Former chancellor George Osborne has been appointed as the editor of the London Evening Standard newspaper, in a move that will provoke questions about the independence of the British press.
Osborne will keep his job as MP for Tatton is due to replace Sarah Sands, who will take up the reins at BBC Radio 4’s Today programme from early May, but will have to be given the approval of the civil service advisory committee.
The appointment is likely to prove controversial, as it brings into question whether it is possible for a newspaper to hold politicians accountable while edited by a former chancellor and current MP for the ruling Tory party. The Leveson inquiry raised a number of questions about the overly close relationship by the media and the political establishment, and this appointment demonstrates that no lessons were learned from the investigation and report.
Evgeny Lebedev, the Russian owner of the Evening Standard and Independent newspapers, confirmed the news on Twitter, saying:
“Thrilled to announced the new editor of the Evening Standard is George Osborne.
“I am proud to have an editor of such substance, who reinforces the Standards standing and influence in London and whose political viewpoint – socially liberal and economically pragmatic – closely matches that of many of our readers. George is London through and through and I am confident he is the right person to build on the fantastic legacy of Sarah Sands.”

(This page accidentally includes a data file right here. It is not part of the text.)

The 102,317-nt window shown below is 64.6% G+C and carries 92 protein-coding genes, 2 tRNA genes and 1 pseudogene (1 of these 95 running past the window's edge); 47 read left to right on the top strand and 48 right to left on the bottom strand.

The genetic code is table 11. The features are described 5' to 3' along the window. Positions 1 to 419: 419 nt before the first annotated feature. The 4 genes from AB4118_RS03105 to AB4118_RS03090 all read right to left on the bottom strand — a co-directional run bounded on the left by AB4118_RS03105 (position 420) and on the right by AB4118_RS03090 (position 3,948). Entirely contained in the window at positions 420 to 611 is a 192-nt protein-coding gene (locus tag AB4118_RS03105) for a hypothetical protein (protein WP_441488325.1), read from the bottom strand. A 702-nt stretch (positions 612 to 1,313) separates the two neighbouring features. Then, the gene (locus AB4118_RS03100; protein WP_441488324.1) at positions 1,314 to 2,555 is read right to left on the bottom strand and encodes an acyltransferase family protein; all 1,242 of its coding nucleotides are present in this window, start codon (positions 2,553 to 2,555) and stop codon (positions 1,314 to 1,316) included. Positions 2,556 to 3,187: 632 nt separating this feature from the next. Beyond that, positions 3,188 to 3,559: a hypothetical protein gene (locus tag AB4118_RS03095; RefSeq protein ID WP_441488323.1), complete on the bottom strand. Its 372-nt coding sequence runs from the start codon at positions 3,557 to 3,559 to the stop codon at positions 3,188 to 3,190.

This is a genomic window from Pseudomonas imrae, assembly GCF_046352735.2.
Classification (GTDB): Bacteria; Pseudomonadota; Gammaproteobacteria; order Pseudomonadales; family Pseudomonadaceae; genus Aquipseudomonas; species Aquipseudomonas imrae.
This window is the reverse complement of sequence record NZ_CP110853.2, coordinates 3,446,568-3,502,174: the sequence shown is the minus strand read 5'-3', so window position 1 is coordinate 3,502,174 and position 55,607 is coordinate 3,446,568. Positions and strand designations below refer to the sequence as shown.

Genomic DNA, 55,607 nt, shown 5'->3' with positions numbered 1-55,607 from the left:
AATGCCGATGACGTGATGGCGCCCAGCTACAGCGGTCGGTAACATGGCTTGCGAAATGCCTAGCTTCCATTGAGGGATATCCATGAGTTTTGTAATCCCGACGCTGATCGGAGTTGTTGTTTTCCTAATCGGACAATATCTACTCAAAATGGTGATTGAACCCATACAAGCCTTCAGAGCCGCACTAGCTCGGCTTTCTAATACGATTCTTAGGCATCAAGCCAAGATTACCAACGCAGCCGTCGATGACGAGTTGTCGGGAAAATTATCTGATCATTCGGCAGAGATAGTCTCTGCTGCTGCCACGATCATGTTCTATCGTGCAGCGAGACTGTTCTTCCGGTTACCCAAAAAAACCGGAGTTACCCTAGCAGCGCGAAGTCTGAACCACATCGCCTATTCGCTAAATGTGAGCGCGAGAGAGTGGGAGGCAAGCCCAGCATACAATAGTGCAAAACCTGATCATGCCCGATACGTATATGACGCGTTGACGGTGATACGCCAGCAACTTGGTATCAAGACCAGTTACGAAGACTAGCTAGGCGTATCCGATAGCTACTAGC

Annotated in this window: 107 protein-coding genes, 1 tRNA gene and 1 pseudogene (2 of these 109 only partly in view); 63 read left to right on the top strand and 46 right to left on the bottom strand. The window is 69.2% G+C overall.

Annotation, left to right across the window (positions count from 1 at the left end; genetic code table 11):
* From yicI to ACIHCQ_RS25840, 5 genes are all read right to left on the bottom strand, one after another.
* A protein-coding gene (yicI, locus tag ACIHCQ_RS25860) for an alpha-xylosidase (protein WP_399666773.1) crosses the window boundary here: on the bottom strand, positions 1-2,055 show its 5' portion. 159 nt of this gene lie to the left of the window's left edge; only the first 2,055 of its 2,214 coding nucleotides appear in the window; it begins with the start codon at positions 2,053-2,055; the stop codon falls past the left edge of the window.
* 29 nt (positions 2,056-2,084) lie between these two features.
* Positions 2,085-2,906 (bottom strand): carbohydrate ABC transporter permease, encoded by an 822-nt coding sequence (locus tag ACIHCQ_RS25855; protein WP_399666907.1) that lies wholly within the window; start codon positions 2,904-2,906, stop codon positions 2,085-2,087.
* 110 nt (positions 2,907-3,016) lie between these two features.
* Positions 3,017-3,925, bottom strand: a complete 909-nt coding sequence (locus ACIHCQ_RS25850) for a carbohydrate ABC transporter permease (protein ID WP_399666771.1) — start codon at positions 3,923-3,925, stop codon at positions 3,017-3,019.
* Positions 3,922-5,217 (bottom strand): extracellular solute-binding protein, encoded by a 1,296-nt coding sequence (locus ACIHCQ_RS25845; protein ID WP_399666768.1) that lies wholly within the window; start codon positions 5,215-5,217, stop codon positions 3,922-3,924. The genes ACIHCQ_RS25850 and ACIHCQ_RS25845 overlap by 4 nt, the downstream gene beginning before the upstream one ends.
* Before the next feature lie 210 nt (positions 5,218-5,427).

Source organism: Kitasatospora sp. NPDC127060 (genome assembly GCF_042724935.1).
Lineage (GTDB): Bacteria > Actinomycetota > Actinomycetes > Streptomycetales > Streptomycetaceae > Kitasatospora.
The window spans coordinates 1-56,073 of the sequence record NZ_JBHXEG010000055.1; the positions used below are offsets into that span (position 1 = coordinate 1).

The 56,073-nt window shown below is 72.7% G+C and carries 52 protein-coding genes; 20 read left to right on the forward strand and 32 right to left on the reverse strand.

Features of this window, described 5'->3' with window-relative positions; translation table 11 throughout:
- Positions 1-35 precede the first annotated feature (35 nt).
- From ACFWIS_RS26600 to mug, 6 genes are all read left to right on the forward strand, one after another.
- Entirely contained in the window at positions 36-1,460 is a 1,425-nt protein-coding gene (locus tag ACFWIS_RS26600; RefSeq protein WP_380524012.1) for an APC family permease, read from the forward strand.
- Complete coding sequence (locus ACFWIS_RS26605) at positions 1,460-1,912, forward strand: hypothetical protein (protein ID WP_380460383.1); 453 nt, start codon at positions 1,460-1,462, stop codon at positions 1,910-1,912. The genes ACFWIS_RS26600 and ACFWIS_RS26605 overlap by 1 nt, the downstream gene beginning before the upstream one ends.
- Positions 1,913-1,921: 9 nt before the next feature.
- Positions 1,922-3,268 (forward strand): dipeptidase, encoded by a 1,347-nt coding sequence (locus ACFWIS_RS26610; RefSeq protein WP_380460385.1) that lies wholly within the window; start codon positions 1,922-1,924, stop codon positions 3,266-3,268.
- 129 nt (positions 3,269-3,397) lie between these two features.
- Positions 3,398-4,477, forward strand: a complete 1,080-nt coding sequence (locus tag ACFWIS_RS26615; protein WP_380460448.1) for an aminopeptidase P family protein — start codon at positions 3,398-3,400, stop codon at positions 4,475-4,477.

Lebedev may claim that Osborne is “London through and through”, but Londoners will disagree. The capital has voted resoundingly for Labour in the last few elections and selected Labour candidate Sadiq Khan as mayor, deciding to vote against a divisive and racist campaign from the Conservative party. London also voted overwhelmingly against leaving the European Union, whilst Osborne’s own party has decided that the country should leave even if no deal can be struck between the UK and its current EU partners.
If the appointment is approved, Osborne will not only be the editor of a freesheet for a city that does not like or agree with him, but he will be failing his constituency of Tatton. He should be spending his time fighting for the education and job prospects for the people of Cheshire, not ignoring them to try and ingratiate himself to the people of a city that booed him whenever they got the chance. Few will forget Osborne’s appearance at the Paralympics at 2012.